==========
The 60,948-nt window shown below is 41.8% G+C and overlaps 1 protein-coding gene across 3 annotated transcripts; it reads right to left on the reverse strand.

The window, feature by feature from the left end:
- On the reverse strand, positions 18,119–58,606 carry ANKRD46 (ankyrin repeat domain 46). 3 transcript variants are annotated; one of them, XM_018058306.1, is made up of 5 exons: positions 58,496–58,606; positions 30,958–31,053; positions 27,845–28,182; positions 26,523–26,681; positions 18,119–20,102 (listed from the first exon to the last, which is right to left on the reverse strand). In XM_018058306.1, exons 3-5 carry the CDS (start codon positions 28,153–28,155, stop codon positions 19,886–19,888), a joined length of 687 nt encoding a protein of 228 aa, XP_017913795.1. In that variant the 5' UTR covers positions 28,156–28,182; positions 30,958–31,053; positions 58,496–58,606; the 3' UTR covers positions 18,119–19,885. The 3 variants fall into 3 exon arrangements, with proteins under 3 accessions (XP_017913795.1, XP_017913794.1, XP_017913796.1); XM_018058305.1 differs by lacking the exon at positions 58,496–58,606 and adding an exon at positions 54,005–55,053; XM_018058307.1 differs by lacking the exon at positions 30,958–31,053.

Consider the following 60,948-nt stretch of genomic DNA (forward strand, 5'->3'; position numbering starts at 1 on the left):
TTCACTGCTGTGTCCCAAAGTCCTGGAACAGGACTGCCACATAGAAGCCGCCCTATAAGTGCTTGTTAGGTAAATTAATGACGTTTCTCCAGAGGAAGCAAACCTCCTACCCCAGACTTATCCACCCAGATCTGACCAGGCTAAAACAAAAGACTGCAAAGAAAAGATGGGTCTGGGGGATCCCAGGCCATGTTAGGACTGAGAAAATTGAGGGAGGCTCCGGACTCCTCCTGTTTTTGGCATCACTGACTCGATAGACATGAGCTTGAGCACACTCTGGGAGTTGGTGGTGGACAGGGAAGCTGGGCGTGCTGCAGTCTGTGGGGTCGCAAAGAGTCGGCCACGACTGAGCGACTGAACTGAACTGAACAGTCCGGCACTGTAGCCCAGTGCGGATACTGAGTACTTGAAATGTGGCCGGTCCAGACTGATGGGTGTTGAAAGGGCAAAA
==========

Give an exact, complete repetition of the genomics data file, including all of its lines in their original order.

The 60,948-nt window shown below is 41.8% G+C and overlaps 1 protein-coding gene across 3 annotated transcripts; it reads right to left on the reverse strand.

The window, feature by feature from the left end:
- On the reverse strand, positions 18,119–58,606 carry ANKRD46 (ankyrin repeat domain 46). 3 transcript variants are annotated; one of them, XM_018058306.1, is made up of 5 exons: positions 58,496–58,606; positions 30,958–31,053; positions 27,845–28,182; positions 26,523–26,681; positions 18,119–20,102 (listed from the first exon to the last, which is right to left on the reverse strand). In XM_018058306.1, exons 3-5 carry the CDS (start codon positions 28,153–28,155, stop codon positions 19,886–19,888), a joined length of 687 nt encoding a protein of 228 aa, XP_017913795.1. In that variant the 5' UTR covers positions 28,156–28,182; positions 30,958–31,053; positions 58,496–58,606; the 3' UTR covers positions 18,119–19,885. The 3 variants fall into 3 exon arrangements, with proteins under 3 accessions (XP_017913795.1, XP_017913794.1, XP_017913796.1); XM_018058305.1 differs by lacking the exon at positions 58,496–58,606 and adding an exon at positions 54,005–55,053; XM_018058307.1 differs by lacking the exon at positions 30,958–31,053.

Consider the following 60,948-nt stretch of genomic DNA (forward strand, 5'->3'; position numbering starts at 1 on the left):
TTCACTGCTGTGTCCCAAAGTCCTGGAACAGGACTGCCACATAGAAGCCGCCCTATAAGTGCTTGTTAGGTAAATTAATGACGTTTCTCCAGAGGAAGCAAACCTCCTACCCCAGACTTATCCACCCAGATCTGACCAGGCTAAAACAAAAGACTGCAAAGAAAAGATGGGTCTGGGGGATCCCAGGCCATGTTAGGACTGAGAAAATTGAGGGAGGCTCCGGACTCCTCCTGTTTTTGGCATCACTGACTCGATAGACATGAGCTTGAGCACACTCTGGGAGTTGGTGGTGGACAGGGAAGCTGGGCGTGCTGCAGTCTGTGGGGTCGCAAAGAGTCGGCCACGACTGAGCGACTGAACTGAACTGAACAGTCCGGCACTGTAGCCCAGTGCGGATACTGAGTACTTGAAATGTGGCCGGTCCAGACTGATGGGTGTTGAAAGGGCAAAA